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Biomarkers Identified for Delirium Risk and Severity

By LabMedica International staff writers
Posted on 04 Feb 2020
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Image: Biomarkers, including interleukin-6, have been isolated that can identify delirium risk and severity (Photo courtesy of Blood Tests London).
Image: Biomarkers, including interleukin-6, have been isolated that can identify delirium risk and severity (Photo courtesy of Blood Tests London).
An estimated seven million hospitalized Americans suffer from the acute confusion and disorientation, characteristics of delirium, including a majority of patients in medical or surgical intensive care units (ICUs).

Individuals who experience delirium in the ICU are more likely to have more hospital-associated complications, longer stays and higher risk of readmission. They are more likely to experience cognitive impairment and also have a greater likelihood of dying for up to a year after their hospital stay than ICU patients who did not experience delirium.

Scientists at the Regenstrief Institute (Indianapolis, IN, USA) and the Indiana University School of Medicine (Indianapolis, IN, USA) carried out an observational study at three hospitals that included 321 participants. The team analyzed the associations between biomarkers collected at delirium onset and delirium-/coma-free days assessed through Richmond Agitation-Sedation Scale/Confusion Assessment Method for the ICU, delirium severity assessed through Confusion Assessment Method for the ICU-7, and in-hospital mortality.

After adjusting for age, gender, Acute Physiology and Chronic Health Evaluation II score, Charlson comorbidity score, sepsis diagnosis and study intervention group, interleukin-6, -8, and -10, tumor necrosis factor-α, C-reactive protein, and S-100β levels in quartile 4 were negatively associated with delirium-/coma-free days by one week and 30 days post enrollment. Insulin-like growth factor-1 levels in quartile 4 were not associated with delirium-/coma-free days at both time points. Interleukin-6, -8, and -10, tumor necrosis factor-α, C-reactive protein, and S-100β levels in quartile 4 were also associated with delirium severity by one week.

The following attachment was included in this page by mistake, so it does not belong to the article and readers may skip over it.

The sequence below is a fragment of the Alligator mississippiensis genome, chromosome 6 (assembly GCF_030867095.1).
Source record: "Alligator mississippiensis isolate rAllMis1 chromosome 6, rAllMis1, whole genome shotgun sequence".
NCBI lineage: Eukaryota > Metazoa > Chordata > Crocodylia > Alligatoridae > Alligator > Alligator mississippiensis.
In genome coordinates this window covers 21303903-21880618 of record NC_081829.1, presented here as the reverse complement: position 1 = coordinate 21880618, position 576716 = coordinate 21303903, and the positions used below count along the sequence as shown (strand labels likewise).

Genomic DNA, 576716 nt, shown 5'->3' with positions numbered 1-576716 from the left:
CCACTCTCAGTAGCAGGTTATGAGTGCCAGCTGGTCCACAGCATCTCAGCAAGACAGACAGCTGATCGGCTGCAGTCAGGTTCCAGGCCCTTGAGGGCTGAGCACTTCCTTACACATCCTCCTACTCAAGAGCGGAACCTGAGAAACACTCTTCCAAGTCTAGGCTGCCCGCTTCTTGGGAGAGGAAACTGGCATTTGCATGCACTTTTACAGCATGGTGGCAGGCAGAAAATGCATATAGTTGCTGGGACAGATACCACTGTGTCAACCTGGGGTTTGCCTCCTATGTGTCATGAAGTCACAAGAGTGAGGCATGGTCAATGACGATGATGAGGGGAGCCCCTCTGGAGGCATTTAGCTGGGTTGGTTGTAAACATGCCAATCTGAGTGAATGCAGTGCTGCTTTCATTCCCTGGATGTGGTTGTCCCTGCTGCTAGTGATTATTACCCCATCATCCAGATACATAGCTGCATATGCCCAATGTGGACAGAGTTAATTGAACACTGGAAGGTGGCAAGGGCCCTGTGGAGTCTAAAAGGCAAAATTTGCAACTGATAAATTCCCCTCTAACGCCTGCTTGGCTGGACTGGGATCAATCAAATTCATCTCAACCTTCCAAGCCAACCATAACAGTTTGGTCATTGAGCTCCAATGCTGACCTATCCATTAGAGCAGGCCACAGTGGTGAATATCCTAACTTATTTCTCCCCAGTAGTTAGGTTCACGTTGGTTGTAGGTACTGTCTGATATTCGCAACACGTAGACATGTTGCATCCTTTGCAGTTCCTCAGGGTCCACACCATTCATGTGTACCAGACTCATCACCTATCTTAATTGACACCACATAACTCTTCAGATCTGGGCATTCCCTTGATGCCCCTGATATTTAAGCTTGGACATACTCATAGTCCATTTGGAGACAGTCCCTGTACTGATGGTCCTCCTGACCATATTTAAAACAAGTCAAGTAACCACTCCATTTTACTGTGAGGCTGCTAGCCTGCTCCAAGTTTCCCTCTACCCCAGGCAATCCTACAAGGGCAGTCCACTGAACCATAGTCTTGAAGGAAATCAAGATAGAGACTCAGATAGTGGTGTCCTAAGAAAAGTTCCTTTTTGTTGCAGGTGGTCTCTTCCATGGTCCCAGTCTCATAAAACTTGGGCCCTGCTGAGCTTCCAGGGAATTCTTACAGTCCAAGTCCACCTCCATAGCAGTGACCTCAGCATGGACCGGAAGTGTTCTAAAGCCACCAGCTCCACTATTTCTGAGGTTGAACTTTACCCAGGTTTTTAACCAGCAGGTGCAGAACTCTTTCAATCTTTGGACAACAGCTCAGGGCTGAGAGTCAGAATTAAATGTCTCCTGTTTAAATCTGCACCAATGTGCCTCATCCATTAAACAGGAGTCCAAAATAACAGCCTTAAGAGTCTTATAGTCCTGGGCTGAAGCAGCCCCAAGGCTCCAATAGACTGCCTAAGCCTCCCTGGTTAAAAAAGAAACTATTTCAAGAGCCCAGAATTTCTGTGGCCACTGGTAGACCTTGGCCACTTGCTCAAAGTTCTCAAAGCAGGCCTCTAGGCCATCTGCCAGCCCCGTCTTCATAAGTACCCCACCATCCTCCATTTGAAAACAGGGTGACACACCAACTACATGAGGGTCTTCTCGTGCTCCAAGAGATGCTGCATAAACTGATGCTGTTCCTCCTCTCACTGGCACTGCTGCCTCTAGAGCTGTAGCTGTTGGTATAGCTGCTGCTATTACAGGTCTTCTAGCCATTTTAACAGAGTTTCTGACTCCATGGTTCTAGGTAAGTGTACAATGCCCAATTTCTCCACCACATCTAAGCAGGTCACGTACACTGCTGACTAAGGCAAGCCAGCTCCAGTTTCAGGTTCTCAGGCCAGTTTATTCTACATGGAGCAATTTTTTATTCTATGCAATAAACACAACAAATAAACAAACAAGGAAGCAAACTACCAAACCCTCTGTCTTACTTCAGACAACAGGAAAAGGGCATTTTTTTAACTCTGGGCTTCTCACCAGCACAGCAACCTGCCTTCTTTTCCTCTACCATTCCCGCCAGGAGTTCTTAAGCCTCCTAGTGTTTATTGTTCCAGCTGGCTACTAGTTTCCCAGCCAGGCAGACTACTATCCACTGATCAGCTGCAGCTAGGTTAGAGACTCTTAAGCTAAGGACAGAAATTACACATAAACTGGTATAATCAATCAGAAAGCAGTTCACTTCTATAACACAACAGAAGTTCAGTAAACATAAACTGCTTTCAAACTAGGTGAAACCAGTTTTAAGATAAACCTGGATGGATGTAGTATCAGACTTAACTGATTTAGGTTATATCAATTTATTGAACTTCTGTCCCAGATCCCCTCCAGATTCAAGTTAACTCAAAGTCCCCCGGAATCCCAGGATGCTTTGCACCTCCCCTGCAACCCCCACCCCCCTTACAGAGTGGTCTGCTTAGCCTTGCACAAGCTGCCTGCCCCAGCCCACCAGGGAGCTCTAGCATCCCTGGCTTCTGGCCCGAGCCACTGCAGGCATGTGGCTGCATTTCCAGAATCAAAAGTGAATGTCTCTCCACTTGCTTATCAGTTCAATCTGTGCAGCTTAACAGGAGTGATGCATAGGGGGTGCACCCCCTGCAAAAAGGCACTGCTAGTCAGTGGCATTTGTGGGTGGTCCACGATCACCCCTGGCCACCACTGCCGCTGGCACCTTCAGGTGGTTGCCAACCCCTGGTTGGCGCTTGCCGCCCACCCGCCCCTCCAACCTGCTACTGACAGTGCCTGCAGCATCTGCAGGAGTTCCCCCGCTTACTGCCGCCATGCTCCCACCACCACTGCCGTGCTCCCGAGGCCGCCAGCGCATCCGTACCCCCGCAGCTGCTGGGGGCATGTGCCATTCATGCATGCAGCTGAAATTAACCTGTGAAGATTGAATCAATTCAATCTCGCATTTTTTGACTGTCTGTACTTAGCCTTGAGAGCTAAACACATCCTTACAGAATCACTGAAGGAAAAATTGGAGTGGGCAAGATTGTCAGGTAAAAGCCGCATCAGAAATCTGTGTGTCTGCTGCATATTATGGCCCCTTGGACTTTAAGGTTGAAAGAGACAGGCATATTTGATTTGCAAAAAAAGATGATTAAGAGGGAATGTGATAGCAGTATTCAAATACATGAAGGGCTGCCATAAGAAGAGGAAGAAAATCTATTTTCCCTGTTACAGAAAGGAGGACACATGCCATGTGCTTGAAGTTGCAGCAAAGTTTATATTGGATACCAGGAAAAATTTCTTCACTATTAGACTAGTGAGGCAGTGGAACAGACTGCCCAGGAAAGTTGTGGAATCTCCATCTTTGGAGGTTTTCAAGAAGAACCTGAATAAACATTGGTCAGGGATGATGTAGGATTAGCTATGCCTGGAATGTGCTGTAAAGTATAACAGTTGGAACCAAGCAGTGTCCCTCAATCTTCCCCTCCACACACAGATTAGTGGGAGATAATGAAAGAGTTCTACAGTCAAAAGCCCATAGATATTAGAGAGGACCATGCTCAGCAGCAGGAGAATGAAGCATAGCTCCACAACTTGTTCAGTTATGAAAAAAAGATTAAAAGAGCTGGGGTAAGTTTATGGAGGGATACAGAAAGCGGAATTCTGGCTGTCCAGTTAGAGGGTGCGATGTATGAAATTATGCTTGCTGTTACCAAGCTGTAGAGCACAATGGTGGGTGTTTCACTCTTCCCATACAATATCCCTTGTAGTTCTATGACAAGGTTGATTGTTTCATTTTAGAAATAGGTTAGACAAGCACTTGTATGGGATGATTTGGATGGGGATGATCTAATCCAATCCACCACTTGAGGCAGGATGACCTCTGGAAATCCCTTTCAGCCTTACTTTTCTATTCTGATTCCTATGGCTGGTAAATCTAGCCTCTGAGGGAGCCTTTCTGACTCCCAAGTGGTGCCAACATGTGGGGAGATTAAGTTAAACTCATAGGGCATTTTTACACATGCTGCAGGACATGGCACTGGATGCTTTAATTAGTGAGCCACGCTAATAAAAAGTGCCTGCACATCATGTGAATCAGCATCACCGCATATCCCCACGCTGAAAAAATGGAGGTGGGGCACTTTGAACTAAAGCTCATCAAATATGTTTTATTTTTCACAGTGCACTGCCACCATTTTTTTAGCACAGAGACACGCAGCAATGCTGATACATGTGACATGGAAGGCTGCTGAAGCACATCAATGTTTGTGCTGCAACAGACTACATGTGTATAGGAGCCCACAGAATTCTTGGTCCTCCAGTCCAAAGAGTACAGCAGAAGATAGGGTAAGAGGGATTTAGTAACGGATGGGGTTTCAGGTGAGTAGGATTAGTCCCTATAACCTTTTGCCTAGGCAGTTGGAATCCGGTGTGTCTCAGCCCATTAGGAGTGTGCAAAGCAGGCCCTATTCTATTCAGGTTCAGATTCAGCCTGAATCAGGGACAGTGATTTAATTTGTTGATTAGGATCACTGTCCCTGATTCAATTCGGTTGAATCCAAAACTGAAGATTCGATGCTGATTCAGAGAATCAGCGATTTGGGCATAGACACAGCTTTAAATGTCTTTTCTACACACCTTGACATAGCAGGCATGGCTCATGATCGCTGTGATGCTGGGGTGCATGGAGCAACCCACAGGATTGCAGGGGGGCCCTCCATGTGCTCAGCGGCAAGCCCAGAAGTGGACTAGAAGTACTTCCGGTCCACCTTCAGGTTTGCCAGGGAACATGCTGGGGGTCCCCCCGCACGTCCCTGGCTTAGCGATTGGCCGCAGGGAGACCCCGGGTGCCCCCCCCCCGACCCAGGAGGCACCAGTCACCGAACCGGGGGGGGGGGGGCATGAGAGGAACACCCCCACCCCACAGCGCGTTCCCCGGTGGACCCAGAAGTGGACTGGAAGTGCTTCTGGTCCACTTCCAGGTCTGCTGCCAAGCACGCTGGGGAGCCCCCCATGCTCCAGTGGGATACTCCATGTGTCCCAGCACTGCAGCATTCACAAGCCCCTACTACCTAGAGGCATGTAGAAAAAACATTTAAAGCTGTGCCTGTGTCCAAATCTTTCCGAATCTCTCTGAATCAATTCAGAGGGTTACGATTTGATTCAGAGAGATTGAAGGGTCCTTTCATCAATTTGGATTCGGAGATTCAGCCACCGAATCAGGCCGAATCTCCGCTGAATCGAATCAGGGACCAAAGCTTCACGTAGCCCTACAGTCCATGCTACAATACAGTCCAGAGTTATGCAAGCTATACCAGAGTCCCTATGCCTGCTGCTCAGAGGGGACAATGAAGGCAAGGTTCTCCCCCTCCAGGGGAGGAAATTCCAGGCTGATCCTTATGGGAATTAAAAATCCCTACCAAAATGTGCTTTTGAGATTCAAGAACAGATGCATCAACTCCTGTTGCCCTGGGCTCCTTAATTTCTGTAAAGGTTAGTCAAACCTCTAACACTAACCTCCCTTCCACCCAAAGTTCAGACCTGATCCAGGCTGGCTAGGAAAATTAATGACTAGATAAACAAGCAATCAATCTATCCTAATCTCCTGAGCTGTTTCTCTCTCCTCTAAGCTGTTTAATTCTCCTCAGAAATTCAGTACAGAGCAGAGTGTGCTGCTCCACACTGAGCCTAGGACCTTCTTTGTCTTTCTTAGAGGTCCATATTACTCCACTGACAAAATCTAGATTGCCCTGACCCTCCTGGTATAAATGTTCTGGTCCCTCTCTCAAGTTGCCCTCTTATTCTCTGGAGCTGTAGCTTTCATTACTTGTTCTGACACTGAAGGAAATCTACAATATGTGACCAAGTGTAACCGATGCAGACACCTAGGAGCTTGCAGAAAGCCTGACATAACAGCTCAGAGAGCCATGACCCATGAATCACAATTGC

At hospital discharge, interleukin-6, -8, and -10 retained the association, but tumor necrosis factor-α, C-reactive protein, and S-100β lost their associations with delirium severity. Insulin-like growth factor-1 levels in quartile 4 were not associated with delirium severity at both time points. Interleukin-8 and S-100β levels in quartile 4 were also associated with higher in-hospital mortality. Interleukin-6 and -10, tumor necrosis factor-α, and insulin-like growth factor-1 were not found to be associated with in-hospital mortality.

The authors concluded that biomarkers of systemic inflammation and those for astrocyte and glial activation were associated with longer delirium duration, higher delirium severity, and in-hospital mortality. Utility of these biomarkers early in delirium onset to identify patients at a higher risk of severe and prolonged delirium, and delirium related complications during hospitalization should be considered.

Babar Khan, MD, who led the study, said, “If you can tell which patients will have higher delirium severity and longer duration and therefore greater probability of death, there are important treatment implications. Analyzing biomarkers to stratify risk for delirium is a promising approach with the potential to be applied regularly in ICU patients in the near future.” The study was published on January 16, 2020 in the journal Critical Care Medicine.

Related Links:
Regenstrief Institute
Indiana University School of Medicine



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